It’s a beauty from a meteorologist’s perspective and a beast from a normal person’s perspective. The Blizzard of 2015 will be quite a storm across the region. A couple questions I want to answer right off the bat which have come up today.
- 15″-30″ – why such a big range?
- Most of us will get somewhere between 15″ and 20″ of snow from this storm. That said, there will likely be a band of heavier snow of between 20″ and 30″. At this point there is very little skill in trying to figure out where in the state that band will be. When we have a better idea we’ll indicate it on the snowfall map. Additionally, there’s not a tremendous amount of difference in how you should prepare for 18″ of snow and how you should prepare for 30″.
- Where the hell did this storm come from? You said it wouldn’t be a big deal on Thursday!
- Yup, things changed in a big way. This is one of the few storms in recent memory that wasn’t well modeled beyond 96 hours. The European model on Friday night that came out indicating the potential for a major snowstorm lead the way and by midday Saturday all of our computer models were on board. It’s a testament to how far computer modeling and weather forecasting has come in the last decade – when I started looking at weather models and forecasting in the mid 90s seeing a storm appears out of nowhere 48 hours out was a regular occurrence! That almost never happens in 2015.
- Will this storm be as bad as the Blizzard of 2013?
- Maybe, but probably not. The February 2013 blizzard was a 2 or 3 time a century kind of storm. The heaviest band of snow set up in the most populated part of Connecticut (Bridgeport/New Haven/Hartford) which made the storms impact seem that much worse! While some places could conceivably see 30″ of snow – the odds of Bridgeport, New Haven, and Hartford getting there from the same storm are quite low.
- You’re giving this storm a 9 out of 10 on your impact scale, why not a 10?
- 2 reasons. 1978 and 1888.
- The National Weather Service is predicting 24″-36″ for us how come you guys are so much lower?
- We’ve seen that forecast and while it certainly may verify in some areas we expect those kinds of totals to be much more localized then they’re showing. 24.0″ is also the record for biggest snowstorm at BDL and 20.0″ is the second biggest snowstorm on record for Bridgeport. Setting 24″ as the lowest bound for a snowfall forecast in this area is a very, very, very tough bar to reach.
The track of this storm is a classic and that’s why we’re thinking it will be a blockbuster. Many of our biggest storms have featured a subtle, but detectable, counter clockwise loop just southeast of Connecticut as they deepen and stall. This one is modeled to do that.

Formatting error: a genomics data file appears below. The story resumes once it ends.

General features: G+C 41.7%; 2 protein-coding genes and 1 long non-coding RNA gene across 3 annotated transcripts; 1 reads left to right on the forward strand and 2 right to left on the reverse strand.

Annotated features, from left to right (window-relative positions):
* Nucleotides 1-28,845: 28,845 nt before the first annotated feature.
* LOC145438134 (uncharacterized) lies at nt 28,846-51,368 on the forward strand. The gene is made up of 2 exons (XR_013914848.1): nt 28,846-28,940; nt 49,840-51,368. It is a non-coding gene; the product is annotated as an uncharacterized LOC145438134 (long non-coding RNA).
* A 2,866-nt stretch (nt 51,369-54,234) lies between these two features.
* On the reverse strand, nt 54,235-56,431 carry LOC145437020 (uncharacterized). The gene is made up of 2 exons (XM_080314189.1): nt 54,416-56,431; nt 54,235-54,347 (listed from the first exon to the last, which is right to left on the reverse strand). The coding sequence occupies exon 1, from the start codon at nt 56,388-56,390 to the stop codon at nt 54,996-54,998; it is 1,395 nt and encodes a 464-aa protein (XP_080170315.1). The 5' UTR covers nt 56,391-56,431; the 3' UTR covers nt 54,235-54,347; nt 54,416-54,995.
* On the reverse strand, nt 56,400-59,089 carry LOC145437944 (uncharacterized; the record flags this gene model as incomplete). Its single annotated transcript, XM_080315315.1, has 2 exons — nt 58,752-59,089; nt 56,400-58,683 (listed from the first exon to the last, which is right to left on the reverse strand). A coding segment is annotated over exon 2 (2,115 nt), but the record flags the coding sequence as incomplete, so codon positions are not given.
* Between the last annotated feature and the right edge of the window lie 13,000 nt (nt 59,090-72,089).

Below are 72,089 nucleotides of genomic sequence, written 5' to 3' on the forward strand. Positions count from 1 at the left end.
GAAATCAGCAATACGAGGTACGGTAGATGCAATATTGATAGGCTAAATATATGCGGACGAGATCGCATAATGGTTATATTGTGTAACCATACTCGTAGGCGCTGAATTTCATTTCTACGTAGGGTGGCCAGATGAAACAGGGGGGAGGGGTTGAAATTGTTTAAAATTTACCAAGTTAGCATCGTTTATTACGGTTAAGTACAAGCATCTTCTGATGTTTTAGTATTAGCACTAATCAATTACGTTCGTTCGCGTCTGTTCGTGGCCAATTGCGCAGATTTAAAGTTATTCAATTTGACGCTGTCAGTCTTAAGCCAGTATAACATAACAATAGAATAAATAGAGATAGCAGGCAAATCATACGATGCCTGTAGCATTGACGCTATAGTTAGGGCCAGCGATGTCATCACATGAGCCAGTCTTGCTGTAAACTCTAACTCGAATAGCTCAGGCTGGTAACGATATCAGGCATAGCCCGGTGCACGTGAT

One of the features that I find most useful in forecasting where the heaviest band of snow will set up is tracking where the low pressure systems above our heads at 850mb and 700mb track (that’s between 4,000ft and 9500ft up or so). To the northwest of these lows that’s where the heaviest snow will set up due to a process known as frontogenesis. This produces a narrow band of intense lift that slopes toward the cold air with height.
It’s important to get those lows close to, but not west of, Montauk Point to ensure the heaviest banding sets up over Connecticut. Near and east of the mid level low track there are all sorts of issues that develop including the dreaded “dry slot” that is almost as painful for snow geeks as the sound of sleet pinging on your window.
As the storm wraps up winds will pick up as well. The combination of heavy snow and strong winds has lead to the issuance of a Blizzard Warning. While blizzard criteria is exceedingly difficult to reach (sustained winds >35 mph and visibility <1/4 mile) we should get close. Our computer models also show the potential for damaging wind gusts – possibly over 60 mph.
In this profile you can see a wind speed of 66 knots about 2,000 feet above the ground – and a profile that’s favorable for a good portion of this to mix down to the ground. We’ll have to see how this develops through the night and into tomorrow. Power outages are certainly a possibility.
Hopefully you’ll be able to hunker down and enjoy the storm. We’ll have you covered on NBC and of course on Facebook, Twitter, and basically everywhere.